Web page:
Multidimensional impact

At a recent Excel Center graduation, 55 adults walked across the stage in caps and gowns to receive their high school diplomas. After the ceremony, the father of one of the graduates approached me to express his gratitude for the Excel Center. Not long after she dropped out of school, his daughter realized she had made a mistake, but was not able to find a way to return to school that would fit her life situation. Then she found out about the Excel Center. She not only earned a diploma; she also began post-secondary studies, which she is continuing at IUPUI.

Her father kept repeating to me how much he appreciated Goodwill for starting a school like the Excel Center. But then his wife entered the conversation and said that there was another reason why her family appreciated Goodwill. Over a year earlier, both she and her husband lost their jobs. They had gone through their savings and were on the verge of losing their house. Fortunately, they were also aware of Goodwill’s Outlet Stores, which sell merchandise that did not sell in Goodwill’s other stores. Most of the merchandise is sold by the pound, and the stores have been incredibly popular.

Many of the customers who frequent the Outlet Stores buy goods they then try to resell. The family of the Excel Center graduate began doing this – buying merchandise in large quantities and reselling much of it online. They were able to make enough money to keep their family fed and to make their house payments. As the mother said to me, “Goodwill helped us keep our house.”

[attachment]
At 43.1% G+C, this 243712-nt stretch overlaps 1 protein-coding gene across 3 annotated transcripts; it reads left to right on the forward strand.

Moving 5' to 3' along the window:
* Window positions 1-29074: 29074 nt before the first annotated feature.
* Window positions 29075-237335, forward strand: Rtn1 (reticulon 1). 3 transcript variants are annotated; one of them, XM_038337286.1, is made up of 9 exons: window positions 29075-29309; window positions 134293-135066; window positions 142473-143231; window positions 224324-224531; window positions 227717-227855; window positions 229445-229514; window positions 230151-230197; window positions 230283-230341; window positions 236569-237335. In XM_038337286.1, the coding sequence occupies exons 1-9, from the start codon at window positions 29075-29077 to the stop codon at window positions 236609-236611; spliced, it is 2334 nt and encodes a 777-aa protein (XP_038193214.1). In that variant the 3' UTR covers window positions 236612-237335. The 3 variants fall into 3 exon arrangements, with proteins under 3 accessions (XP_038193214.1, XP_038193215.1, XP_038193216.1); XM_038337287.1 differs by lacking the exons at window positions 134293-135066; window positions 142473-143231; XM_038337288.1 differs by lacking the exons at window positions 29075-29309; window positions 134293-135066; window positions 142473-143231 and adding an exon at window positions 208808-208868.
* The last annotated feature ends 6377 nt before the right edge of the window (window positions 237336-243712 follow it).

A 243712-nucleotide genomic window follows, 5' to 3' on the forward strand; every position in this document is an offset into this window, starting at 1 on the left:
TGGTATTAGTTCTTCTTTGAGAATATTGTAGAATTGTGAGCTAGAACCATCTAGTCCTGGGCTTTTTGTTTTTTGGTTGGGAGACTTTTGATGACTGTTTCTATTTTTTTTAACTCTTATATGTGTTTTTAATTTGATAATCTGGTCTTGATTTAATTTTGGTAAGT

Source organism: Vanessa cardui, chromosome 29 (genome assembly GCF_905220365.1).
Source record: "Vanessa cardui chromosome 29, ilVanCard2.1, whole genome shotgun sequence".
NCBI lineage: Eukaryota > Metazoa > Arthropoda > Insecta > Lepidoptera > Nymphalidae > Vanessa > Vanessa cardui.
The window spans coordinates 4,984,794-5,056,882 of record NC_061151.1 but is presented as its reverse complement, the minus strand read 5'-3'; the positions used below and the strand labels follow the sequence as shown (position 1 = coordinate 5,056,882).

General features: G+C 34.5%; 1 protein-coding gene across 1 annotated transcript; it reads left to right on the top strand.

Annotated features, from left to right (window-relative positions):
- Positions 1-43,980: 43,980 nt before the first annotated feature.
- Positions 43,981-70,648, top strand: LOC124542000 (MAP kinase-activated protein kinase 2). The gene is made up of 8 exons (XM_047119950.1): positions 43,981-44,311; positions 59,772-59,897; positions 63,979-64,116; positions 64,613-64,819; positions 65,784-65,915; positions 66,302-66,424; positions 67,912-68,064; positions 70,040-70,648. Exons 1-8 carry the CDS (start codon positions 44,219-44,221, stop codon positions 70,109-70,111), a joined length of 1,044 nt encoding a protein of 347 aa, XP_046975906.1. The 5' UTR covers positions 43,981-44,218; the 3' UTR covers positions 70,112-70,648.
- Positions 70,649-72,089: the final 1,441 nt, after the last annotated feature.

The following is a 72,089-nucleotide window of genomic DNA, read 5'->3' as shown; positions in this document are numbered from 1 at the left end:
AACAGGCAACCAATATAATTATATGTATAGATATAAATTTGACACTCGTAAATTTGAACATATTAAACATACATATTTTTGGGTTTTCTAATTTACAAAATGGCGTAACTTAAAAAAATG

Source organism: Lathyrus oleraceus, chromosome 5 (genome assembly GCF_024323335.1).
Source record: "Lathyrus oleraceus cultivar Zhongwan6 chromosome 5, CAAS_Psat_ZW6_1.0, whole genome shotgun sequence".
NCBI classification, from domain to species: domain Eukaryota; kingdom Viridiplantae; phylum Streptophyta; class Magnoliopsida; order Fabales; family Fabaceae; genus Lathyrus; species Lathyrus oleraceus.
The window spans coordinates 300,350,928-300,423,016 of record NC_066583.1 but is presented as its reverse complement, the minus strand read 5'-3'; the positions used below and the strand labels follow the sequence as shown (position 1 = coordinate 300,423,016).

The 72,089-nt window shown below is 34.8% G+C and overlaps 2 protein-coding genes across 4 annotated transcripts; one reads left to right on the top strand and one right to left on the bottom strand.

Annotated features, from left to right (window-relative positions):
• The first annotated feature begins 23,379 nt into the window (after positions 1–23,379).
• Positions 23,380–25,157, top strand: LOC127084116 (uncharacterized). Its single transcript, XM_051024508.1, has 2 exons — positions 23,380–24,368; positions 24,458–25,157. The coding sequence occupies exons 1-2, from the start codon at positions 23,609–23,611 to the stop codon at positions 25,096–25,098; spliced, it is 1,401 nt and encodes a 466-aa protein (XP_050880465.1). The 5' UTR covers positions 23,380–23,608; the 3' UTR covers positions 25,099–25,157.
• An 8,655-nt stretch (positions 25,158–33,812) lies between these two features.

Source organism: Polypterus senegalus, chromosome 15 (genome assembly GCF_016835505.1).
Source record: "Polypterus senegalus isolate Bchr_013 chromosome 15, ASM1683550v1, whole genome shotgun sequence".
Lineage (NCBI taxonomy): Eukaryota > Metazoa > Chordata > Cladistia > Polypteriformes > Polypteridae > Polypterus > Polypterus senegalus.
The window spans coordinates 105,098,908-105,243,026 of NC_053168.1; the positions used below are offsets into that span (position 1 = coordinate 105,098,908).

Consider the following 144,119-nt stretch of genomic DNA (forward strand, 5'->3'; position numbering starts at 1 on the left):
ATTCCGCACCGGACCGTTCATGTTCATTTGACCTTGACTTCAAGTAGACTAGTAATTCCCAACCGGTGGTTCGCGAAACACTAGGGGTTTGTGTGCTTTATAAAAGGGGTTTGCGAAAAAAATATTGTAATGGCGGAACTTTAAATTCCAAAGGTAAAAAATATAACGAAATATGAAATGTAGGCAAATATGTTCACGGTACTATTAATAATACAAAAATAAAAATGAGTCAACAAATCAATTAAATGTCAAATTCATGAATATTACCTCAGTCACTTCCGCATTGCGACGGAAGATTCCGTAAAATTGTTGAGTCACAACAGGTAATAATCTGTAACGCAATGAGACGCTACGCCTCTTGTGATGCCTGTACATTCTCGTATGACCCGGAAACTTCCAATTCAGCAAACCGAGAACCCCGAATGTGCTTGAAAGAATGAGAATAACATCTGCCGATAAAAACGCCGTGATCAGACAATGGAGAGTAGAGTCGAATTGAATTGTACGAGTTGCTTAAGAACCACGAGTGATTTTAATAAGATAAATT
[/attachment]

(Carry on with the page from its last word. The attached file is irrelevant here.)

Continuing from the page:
As I thought about my conversation with the parents of that graduate, it struck me that both the Outlet Stores and the Excel Centers are relatively recent innovations at Goodwill. And while they operate in separate divisions of Goodwill, both have had a significant direct positive impact on that graduate and her family.

Another recent development at Goodwill is also beginning to have multidimensional impact. Early in 2012 we began operating Nurse-Family Partnership, a highly effective nurse-led home visitation program for first-time mothers in low income households. Registered nurses make weekly or biweekly visits with the mom and baby until the child is two years old. Their main areas of focus are on health related matters and the development of good parenting skills. Some of the moms are students in an Excel Center, and some are employed by Goodwill. Again, a multidimensional impact.

A few years ago we made a conscious decision to take a more holistic, whole family approach in our work. We also recognized the importance of long term relationships for lasting impact. Accordingly, we have made a commitment to maintain an active, supportive relationship with every graduate of our schools until he or she obtains a post-secondary credential, becomes employed, and remains in the workforce for at least one year. We have also developed a data warehouse that will help us track the progress of every graduate indefinitely. This, in turn, will help maximize positive outcomes for our graduates and help us continue to improve the effectiveness of the services we offer.

Every innovation – in fact, every major step we have taken – especially over the last twenty years – has built on what we had learned from earlier experiences. Constant learning, wonderfully talented staff, and a strong financial position made possible largely by donors of goods, retail customers, and donors of money to the Goodwill Foundation have produced a recipe that is yielding increasingly positive, often multidimensional, long term benefits for many individuals and their families and for the communities in which we operate.

 

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The Excel Centers

The Excel Center, Decatur Rd. location

In 2010, we designed and launched a high school for older youth and adults who had dropped out of school. We did this in response to a request by the Mayor of Indianapolis to see if we could find a way to help adults who lacked a high school diploma to earn one. There are a lot more people in that situation than I had imagined – over 15% of the adult population of the United States, including over 100,000 in Indianapolis – and because existing adult education programs left a lot to be desired, those individuals have had very limited options.